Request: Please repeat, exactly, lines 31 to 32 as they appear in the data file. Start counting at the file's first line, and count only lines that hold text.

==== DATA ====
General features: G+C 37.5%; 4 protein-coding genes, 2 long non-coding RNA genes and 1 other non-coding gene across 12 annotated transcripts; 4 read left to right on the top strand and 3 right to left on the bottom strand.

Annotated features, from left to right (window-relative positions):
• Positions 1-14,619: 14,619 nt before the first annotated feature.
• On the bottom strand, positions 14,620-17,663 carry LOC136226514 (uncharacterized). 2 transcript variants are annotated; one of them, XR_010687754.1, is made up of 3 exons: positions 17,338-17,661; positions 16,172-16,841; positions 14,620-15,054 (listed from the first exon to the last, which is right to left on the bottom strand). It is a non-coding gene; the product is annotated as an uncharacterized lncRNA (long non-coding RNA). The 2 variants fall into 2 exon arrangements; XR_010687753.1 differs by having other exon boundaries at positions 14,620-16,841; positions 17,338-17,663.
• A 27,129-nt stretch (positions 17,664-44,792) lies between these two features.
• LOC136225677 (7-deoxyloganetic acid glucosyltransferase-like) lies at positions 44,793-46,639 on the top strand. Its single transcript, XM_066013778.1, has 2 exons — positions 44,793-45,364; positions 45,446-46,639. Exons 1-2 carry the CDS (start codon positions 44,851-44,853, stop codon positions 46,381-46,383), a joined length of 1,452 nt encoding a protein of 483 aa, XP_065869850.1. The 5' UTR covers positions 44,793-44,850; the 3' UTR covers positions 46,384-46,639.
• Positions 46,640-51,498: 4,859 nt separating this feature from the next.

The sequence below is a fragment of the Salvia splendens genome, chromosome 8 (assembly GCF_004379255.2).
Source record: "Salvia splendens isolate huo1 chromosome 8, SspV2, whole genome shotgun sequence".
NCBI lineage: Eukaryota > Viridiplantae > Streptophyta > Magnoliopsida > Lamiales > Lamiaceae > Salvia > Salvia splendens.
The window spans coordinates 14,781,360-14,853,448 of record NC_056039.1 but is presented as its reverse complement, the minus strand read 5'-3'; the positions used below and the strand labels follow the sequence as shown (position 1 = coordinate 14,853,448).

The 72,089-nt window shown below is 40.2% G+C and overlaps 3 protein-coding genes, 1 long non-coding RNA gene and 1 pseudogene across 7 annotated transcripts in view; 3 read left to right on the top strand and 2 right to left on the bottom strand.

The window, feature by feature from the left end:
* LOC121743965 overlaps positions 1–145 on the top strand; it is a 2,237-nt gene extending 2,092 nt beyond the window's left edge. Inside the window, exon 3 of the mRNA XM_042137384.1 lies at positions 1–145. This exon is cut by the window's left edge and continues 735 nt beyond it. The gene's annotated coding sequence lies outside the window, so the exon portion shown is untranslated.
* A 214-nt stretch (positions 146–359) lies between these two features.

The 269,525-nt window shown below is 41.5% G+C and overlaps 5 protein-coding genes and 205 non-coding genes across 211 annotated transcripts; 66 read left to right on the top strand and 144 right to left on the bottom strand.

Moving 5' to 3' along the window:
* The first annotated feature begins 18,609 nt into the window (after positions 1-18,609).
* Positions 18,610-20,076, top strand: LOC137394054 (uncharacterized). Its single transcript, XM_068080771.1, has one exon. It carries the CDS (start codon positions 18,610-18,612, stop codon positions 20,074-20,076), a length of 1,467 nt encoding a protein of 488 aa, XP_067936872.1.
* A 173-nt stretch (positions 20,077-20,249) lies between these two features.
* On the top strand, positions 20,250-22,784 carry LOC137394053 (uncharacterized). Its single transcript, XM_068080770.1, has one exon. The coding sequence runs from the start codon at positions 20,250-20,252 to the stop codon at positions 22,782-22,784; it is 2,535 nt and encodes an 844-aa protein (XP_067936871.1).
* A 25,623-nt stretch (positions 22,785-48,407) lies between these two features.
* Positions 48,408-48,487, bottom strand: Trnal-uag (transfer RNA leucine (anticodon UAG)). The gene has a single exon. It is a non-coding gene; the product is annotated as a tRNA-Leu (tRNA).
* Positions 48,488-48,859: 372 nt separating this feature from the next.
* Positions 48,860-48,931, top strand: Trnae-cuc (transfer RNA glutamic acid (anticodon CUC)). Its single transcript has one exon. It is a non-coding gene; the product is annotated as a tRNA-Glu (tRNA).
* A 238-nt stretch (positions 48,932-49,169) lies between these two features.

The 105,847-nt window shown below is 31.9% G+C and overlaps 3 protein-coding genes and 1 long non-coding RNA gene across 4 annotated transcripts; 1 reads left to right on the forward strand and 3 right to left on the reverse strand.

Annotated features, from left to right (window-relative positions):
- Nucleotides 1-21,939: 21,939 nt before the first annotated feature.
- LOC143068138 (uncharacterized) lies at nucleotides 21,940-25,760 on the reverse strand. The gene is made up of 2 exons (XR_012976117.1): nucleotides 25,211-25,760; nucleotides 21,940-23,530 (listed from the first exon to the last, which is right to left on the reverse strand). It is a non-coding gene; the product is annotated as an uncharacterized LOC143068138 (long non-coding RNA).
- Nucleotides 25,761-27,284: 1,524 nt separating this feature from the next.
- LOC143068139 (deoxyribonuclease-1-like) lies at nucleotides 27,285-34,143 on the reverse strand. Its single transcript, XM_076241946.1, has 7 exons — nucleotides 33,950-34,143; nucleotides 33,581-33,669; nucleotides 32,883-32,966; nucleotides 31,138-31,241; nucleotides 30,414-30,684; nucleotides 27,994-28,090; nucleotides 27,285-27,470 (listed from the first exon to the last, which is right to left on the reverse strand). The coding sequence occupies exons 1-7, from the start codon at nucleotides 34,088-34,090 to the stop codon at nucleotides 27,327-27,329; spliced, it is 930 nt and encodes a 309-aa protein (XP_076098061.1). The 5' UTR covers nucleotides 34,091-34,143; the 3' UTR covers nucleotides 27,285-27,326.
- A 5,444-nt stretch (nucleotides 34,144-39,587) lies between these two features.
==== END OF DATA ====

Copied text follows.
- Nucleotides 25,761-27,284: 1,524 nt separating this feature from the next.
- LOC143068139 (deoxyribonuclease-1-like) lies at nucleotides 27,285-34,143 on the reverse strand. Its single transcript, XM_076241946.1, has 7 exons — nucleotides 33,950-34,143; nucleotides 33,581-33,669; nucleotides 32,883-32,966; nucleotides 31,138-31,241; nucleotides 30,414-30,684; nucleotides 27,994-28,090; nucleotides 27,285-27,470 (listed from the first exon to the last, which is right to left on the reverse strand). The coding sequence occupies exons 1-7, from the start codon at nucleotides 34,088-34,090 to the stop codon at nucleotides 27,327-27,329; spliced, it is 930 nt and encodes a 309-aa protein (XP_076098061.1). The 5' UTR covers nucleotides 34,091-34,143; the 3' UTR covers nucleotides 27,285-27,326.